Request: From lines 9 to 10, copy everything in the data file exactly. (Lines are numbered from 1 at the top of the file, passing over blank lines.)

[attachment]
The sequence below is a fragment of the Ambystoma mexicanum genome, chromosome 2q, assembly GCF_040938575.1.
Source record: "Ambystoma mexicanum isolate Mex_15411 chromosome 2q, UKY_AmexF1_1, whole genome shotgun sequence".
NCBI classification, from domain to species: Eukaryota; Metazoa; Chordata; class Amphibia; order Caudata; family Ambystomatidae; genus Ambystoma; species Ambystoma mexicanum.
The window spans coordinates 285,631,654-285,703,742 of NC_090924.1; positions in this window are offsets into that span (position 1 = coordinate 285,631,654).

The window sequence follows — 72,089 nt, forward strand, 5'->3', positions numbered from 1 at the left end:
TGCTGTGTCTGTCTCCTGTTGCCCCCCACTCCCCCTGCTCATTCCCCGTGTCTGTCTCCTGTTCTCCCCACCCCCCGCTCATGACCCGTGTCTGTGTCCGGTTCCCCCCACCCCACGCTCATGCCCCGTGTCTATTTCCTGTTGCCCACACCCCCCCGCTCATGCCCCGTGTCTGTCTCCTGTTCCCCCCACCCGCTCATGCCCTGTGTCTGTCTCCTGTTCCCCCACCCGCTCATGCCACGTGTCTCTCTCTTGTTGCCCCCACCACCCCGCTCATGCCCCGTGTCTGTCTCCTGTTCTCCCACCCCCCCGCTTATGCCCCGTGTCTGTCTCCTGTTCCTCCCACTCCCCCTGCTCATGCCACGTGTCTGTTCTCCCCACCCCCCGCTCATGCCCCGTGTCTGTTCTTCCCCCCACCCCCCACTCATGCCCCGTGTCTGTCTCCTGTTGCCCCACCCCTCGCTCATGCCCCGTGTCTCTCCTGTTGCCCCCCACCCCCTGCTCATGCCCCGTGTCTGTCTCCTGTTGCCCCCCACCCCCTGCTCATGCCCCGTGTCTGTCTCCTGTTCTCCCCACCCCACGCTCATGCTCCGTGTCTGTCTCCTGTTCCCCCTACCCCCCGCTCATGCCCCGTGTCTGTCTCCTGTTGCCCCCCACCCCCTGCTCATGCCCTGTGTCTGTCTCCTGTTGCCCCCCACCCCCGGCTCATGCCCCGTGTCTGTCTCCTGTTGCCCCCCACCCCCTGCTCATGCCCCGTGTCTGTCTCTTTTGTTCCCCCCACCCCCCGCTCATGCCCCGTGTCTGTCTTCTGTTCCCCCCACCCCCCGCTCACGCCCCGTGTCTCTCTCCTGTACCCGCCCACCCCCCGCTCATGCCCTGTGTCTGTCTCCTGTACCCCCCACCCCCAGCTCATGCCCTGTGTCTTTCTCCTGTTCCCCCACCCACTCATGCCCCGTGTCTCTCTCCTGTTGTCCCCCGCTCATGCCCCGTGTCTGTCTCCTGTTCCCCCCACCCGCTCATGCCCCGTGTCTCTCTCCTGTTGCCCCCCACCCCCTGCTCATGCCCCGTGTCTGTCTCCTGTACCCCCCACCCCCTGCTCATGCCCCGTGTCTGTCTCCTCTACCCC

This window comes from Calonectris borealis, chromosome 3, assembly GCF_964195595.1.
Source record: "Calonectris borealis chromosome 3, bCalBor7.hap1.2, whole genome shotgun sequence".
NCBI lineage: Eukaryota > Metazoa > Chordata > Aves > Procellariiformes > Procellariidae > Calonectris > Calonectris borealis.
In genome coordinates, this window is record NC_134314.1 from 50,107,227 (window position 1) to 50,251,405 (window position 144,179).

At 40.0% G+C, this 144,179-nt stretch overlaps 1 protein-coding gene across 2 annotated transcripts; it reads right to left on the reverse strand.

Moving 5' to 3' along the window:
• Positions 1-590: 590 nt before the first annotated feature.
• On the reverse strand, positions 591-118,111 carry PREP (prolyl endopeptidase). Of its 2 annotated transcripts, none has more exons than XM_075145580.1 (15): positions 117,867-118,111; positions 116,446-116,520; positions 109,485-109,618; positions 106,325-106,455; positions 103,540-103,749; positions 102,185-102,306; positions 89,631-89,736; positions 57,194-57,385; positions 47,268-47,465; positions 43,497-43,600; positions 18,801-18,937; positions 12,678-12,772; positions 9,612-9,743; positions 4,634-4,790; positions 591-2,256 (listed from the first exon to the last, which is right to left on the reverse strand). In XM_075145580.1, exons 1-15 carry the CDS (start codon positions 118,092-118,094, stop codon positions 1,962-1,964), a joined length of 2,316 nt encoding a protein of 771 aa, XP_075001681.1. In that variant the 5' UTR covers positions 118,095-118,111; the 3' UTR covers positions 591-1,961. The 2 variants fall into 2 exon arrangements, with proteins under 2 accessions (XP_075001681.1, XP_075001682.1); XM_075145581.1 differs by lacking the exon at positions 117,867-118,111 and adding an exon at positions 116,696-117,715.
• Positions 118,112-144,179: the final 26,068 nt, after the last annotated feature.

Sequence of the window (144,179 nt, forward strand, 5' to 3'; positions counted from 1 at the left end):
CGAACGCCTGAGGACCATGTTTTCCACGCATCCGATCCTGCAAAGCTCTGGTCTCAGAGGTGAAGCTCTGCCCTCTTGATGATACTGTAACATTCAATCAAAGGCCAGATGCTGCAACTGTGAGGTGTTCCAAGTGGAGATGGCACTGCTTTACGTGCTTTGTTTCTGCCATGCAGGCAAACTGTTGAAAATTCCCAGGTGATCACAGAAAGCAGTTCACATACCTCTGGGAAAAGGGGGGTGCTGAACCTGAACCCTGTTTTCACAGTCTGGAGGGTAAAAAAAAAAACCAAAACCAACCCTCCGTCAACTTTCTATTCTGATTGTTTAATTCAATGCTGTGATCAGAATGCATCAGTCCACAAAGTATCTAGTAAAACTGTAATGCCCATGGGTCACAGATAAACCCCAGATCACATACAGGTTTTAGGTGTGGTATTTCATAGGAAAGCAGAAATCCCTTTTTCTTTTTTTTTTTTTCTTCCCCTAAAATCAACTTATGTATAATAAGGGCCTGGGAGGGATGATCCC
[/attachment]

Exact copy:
NCBI lineage: Eukaryota > Metazoa > Chordata > Aves > Procellariiformes > Procellariidae > Calonectris > Calonectris borealis.
In genome coordinates, this window is record NC_134314.1 from 50,107,227 (window position 1) to 50,251,405 (window position 144,179).